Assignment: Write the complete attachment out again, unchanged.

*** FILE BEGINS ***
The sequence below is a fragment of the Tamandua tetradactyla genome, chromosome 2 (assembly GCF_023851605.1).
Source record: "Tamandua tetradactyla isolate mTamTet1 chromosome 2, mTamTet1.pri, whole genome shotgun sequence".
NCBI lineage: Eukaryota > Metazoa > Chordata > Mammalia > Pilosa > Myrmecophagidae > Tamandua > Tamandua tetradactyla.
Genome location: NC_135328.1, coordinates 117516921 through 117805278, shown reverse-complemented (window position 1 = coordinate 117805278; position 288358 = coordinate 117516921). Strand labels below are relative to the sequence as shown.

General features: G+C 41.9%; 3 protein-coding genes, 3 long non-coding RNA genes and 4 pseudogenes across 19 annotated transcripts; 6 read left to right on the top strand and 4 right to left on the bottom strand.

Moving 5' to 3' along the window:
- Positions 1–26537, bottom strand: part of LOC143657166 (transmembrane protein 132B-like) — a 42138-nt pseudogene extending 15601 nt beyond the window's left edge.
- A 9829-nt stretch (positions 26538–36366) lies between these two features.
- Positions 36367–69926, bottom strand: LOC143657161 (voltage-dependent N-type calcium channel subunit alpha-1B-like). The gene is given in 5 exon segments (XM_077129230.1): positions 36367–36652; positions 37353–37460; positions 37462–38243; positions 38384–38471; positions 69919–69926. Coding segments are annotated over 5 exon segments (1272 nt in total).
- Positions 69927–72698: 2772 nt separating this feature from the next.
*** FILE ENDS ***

The sequence below is a fragment of the Tamandua tetradactyla genome, chromosome 2 (assembly GCF_023851605.1).
Source record: "Tamandua tetradactyla isolate mTamTet1 chromosome 2, mTamTet1.pri, whole genome shotgun sequence".
NCBI lineage: Eukaryota > Metazoa > Chordata > Mammalia > Pilosa > Myrmecophagidae > Tamandua > Tamandua tetradactyla.
Genome location: NC_135328.1, coordinates 117516921 through 117805278, shown reverse-complemented (window position 1 = coordinate 117805278; position 288358 = coordinate 117516921). Strand labels below are relative to the sequence as shown.

General features: G+C 41.9%; 3 protein-coding genes, 3 long non-coding RNA genes and 4 pseudogenes across 19 annotated transcripts; 6 read left to right on the top strand and 4 right to left on the bottom strand.

Moving 5' to 3' along the window:
- Positions 1–26537, bottom strand: part of LOC143657166 (transmembrane protein 132B-like) — a 42138-nt pseudogene extending 15601 nt beyond the window's left edge.
- A 9829-nt stretch (positions 26538–36366) lies between these two features.
- Positions 36367–69926, bottom strand: LOC143657161 (voltage-dependent N-type calcium channel subunit alpha-1B-like). The gene is given in 5 exon segments (XM_077129230.1): positions 36367–36652; positions 37353–37460; positions 37462–38243; positions 38384–38471; positions 69919–69926. Coding segments are annotated over 5 exon segments (1272 nt in total).
- Positions 69927–72698: 2772 nt separating this feature from the next.